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    1. hi anon...yes I remember Richard Colvin, and what he said, and how the Cons went after him to destroy his credibility. But it seems to me that the passage of time has only confirmed what he said, and for his sake and our sake we need a public inquiry...

  3. Anonymous8:59 AM

    It won't happen, Trudeau hasn't the stones to do it. Why? For the same reason Obama didn't go after W's war of aggression in Iraq and global torture regime; and W didn't go after Clinton's unlawful targeting of hospitals and schools in the former Yugoslavia and his bombing of Iraq, Afghanistan and Sudan; and Clinton didn't go after HW for attacking Iraq under false pretences and the indiscriminate slaughter of retreating Iraqi soldiers on the Highway of Death, etc., etc.

    At some future date, Trudeau may find it reassuring that his successor won't investigate him. Just as Obama will find it reassuring not to be prosecuted for his war of aggression in Libya and using drones to murder innocent civilians, including US citizens contrary to US law.

    1. hi anon...well you may be right about the Liberals not wanting to re-open old wounds, but I'm not sure that it is for the reasons you state. I think the Liberals would rather focus on the positive. But this scandal won't go away, and since it would put the Cons on the defensive, it seems to me it would be in their interest to hold some kind of inquiry. And it was a campaign promise....

  4. Anonymous11:55 AM

    In 2010 Parliament was prorogued, lessening the effects of Torture and Abuse Inquiry. The media made it seem like the soldiers were on trial, but really it was the policies of the Government and the Military brass that were being criticised. Now, 6 years later, the Ministry opines that something went wrong with Afghanistan? We desperately need an investigation not only to remove rot in the upper echelons of the military but also to reinforce to our soldiers that torture is wrong. and there are consequences. I also wonder about those soldiers who may have questioned the official policies, for nothing about the Harper years would suggest that these soldiers would be admired for their rightful refusal, and may have suffered indignities by their commanders. GS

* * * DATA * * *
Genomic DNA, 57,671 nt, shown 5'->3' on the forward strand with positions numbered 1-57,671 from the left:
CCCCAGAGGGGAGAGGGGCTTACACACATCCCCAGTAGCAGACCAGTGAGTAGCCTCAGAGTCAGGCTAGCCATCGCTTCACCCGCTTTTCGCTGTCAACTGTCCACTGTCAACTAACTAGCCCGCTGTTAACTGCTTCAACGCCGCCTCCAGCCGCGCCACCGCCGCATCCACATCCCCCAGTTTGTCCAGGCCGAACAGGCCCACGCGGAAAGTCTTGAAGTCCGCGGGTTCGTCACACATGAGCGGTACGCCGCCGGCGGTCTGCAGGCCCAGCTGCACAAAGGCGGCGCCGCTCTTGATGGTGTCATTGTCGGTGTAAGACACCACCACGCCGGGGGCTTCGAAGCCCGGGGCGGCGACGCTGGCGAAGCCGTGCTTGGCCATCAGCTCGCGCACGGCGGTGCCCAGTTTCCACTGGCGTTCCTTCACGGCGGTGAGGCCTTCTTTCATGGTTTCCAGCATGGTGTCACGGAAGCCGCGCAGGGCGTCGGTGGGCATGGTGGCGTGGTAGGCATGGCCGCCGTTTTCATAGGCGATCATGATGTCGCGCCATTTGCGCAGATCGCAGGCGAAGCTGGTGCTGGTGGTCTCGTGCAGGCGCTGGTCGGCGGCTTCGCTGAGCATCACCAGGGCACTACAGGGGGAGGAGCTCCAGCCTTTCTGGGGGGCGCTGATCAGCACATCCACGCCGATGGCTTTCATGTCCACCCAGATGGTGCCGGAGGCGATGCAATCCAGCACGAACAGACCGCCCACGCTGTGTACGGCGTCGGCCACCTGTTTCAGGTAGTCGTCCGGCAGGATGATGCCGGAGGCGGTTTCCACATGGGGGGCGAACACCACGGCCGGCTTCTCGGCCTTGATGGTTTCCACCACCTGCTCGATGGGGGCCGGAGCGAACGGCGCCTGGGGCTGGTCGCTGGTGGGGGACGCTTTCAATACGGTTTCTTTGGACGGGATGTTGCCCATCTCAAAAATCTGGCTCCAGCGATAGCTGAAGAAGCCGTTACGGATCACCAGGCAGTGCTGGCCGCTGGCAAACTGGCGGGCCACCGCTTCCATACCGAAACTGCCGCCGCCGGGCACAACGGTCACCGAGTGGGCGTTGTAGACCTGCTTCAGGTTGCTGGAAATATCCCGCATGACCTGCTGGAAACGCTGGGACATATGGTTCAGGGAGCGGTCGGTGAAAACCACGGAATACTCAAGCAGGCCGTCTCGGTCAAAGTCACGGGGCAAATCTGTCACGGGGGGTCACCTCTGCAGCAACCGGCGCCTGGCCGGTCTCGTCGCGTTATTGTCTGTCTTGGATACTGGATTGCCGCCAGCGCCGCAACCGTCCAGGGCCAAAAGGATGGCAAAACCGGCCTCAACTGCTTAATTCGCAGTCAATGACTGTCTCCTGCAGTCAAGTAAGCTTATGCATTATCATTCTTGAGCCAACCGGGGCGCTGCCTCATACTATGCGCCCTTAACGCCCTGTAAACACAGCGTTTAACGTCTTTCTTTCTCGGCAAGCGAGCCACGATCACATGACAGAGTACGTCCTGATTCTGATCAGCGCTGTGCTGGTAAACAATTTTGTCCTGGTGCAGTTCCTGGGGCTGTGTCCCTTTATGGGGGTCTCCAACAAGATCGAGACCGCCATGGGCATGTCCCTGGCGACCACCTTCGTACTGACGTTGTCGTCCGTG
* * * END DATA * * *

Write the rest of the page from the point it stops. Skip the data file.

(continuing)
1. hi anon...I agree, the way the high command dealt with this scandal is almost unbelievable. They apparently decided how much truth Canadians could handle, and sought to cover up what happened. Or as I believe worked to give the government plausible deniability. It is a shocking scandal and it should be investigated....

  5. e.a.f.12:28 PM

    even if Trudeau won't call an inquiry into this ugly mess, some one ought to even if it has to be an unofficial enquiry or one by the Human Rights Commission. Not only were the rights of the detainees violated, so were those soldiers who had to participate in the actions. Some of them might want to step up to the plate and explain why some of them suffer from PTSD.

    This is one of those times it would be good to have an opposition which isn't interested in covering their asses. Perhaps the NDP could do some work on this.

    1. hi e.a.f...I agree, some kind of an inquiry is needed. We can't let those responsible get away with it, and those who orchestrated what seems to me to be a giant cover-up need to be held accountable...

  6. Anonymous1:47 PM

    How would you know seeing as Justin Trudeau was not the PM at that time. He became Canada's Prime Minister as Justin Trudeau was not the PM at the time which it clearly was the dictator Stephen Harper.

    Grow a livable brain before accusing an innocent man.